Garry Kasparov: Humanity to Lose 96% Jobs To Machines
Russian chess grandmaster Garry Kasparov shared his beliefs on job market vulnerability to machine replacement and future of human-machine collaboration, during the interview to Wired’s Will Knight.
Speaking of his own experience in chess, he mentioned that he was “the first knowledge worker whose job was threatened by a machine”, referring to the times when he, being the world champion, lost a game to Deep Blue supercomputer.
In his words, this defeat helped him understand the “the future of human-machine collaboration”. In his opinion, since the most jobs do not even require human creativity, he concluded that “man loses to computer”:
“When you look at the statistics, only 4 percent of jobs in the US require human creativity. That means 96 percent of jobs, I call them zombie jobs. They’re dead, they just don’t know it. For several decades we have been training people to act like computers, and now we are complaining that these jobs are in danger. Of course they are”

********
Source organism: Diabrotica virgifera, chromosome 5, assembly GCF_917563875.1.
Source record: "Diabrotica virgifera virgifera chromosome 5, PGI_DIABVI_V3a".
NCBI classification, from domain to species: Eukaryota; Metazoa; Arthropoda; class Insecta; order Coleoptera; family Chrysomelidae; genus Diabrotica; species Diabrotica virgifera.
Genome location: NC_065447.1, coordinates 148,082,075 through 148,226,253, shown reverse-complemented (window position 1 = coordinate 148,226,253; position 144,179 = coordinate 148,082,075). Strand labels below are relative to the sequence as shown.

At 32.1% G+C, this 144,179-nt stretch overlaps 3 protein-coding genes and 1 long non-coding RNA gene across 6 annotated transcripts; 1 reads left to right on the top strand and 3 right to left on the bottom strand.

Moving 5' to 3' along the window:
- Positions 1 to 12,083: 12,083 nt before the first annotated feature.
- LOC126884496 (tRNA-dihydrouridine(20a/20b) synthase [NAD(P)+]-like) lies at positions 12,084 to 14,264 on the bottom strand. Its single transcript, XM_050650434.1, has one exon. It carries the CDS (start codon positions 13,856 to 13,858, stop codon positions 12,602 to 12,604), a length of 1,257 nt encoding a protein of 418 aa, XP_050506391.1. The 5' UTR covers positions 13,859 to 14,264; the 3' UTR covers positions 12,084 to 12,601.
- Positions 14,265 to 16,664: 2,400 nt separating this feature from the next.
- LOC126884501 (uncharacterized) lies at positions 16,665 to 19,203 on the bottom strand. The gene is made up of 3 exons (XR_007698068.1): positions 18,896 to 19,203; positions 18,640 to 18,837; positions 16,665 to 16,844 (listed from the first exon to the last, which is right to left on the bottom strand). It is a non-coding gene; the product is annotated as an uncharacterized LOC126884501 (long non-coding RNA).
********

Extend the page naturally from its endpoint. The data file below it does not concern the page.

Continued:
Notably, in his opinion, since humanity does not even have a chance of beating AI, so it has to “recognise the element of inevitability” and to learn how to work together with machines. It could be “universal basic income” or any other form of “financial cushion”, shared grandmaster.
Talking about the ethics of AI, he referred to the notion that “progress cannot be stopped”, but humanity still holds a “monopoly on evil”: He dismisses ethical AI as “nonsense”, because in his view, the problem is never AI, but “humans using new technologies to harm other humans”.
In this context, it is also important to mention, that Garry Kasparov do not believe in AGI, or artificial general intelligence. On the other hand, according to Kasparov, there should be more control over companies that generate a lot of data, like Facebook, or Google.
As Future Time previously reported, Oxford Economics has also revealed that humanity could lose 20 million jobs this decade, complementing the research by job vulnerability index for different geographical areas.